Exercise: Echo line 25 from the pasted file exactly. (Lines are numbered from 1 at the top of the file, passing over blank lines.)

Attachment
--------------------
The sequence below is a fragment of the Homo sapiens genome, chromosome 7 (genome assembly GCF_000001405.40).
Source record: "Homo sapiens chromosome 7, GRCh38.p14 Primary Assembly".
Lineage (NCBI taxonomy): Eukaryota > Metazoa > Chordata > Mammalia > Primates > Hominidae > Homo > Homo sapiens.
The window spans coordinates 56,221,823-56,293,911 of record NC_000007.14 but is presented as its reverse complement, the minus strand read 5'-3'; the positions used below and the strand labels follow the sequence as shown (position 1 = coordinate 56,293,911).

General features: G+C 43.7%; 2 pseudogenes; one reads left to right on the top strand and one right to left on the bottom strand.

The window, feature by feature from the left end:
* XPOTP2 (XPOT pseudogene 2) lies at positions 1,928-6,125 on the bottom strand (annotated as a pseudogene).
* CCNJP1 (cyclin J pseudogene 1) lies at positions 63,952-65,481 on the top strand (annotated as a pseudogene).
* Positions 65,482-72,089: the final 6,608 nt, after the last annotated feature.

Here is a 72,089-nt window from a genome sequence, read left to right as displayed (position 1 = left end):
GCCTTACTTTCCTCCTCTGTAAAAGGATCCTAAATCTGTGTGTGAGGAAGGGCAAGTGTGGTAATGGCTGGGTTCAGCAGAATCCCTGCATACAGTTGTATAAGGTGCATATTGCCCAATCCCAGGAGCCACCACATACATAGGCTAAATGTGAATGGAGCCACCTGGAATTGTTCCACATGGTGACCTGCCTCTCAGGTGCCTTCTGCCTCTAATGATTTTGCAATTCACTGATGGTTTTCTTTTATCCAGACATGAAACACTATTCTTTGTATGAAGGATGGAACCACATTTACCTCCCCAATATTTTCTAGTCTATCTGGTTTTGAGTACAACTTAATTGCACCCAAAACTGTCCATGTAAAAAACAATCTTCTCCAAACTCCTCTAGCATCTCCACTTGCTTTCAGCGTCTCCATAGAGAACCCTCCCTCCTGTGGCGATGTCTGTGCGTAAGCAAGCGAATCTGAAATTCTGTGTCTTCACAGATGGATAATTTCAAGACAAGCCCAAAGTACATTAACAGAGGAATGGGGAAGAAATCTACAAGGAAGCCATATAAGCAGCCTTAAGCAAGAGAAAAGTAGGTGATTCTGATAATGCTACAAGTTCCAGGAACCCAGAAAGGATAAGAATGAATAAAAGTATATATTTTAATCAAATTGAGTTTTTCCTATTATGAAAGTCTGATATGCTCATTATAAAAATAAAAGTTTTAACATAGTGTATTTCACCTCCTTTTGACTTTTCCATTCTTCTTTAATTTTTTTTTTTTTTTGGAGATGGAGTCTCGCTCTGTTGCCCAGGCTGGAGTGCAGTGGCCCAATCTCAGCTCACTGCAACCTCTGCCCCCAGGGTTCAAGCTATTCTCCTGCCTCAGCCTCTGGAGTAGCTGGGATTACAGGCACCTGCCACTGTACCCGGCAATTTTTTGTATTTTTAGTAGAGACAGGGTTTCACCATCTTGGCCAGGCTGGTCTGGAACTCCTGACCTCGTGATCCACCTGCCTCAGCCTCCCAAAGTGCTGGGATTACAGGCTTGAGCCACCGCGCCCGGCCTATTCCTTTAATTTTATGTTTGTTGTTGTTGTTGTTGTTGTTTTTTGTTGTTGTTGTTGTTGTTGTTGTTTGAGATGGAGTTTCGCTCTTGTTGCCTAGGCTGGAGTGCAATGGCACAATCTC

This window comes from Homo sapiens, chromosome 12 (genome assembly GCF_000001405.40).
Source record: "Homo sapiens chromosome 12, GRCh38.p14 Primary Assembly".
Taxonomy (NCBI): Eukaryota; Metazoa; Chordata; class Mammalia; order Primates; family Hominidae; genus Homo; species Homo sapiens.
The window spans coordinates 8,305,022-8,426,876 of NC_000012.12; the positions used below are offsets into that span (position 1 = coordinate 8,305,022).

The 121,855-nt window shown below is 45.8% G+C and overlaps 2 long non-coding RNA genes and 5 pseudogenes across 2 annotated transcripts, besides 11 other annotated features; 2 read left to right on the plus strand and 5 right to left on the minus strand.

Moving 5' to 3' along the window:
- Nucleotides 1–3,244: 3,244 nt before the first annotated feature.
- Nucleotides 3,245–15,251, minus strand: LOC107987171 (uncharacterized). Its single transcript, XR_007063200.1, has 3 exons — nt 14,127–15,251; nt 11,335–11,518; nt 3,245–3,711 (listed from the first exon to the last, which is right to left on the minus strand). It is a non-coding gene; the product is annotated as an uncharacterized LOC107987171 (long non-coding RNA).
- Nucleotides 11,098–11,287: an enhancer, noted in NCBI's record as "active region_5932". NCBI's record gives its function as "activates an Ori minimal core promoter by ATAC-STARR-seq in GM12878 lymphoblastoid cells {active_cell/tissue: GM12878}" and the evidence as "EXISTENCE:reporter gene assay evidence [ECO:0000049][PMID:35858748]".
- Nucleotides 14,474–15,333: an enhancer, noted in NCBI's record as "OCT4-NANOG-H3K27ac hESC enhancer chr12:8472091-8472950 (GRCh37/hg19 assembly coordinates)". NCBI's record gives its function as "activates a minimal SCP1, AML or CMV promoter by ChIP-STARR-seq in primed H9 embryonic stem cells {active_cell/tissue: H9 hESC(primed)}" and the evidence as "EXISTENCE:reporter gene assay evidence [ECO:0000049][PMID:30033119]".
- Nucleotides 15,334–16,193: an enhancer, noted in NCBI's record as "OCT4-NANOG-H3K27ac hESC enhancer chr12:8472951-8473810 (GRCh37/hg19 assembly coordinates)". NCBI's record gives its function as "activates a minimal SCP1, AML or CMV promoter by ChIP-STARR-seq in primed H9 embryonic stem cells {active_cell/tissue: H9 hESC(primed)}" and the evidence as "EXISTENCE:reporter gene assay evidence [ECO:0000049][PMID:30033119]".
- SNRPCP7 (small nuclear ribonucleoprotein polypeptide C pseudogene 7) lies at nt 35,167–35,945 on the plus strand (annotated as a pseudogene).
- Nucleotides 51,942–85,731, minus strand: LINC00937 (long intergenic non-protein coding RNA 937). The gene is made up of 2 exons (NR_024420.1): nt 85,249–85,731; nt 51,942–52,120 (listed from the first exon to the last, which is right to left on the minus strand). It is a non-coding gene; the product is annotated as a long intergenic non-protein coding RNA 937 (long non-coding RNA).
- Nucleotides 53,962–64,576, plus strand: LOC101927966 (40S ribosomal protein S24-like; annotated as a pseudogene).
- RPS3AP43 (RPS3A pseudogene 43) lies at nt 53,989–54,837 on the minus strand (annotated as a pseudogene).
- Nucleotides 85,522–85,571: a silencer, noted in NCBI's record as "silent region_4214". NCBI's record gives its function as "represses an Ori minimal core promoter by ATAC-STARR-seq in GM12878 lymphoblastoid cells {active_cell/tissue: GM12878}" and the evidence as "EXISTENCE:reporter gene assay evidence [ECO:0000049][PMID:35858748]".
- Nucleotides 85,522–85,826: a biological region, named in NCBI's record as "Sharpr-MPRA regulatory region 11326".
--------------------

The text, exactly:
- Nucleotides 53,962–64,576, plus strand: LOC101927966 (40S ribosomal protein S24-like; annotated as a pseudogene).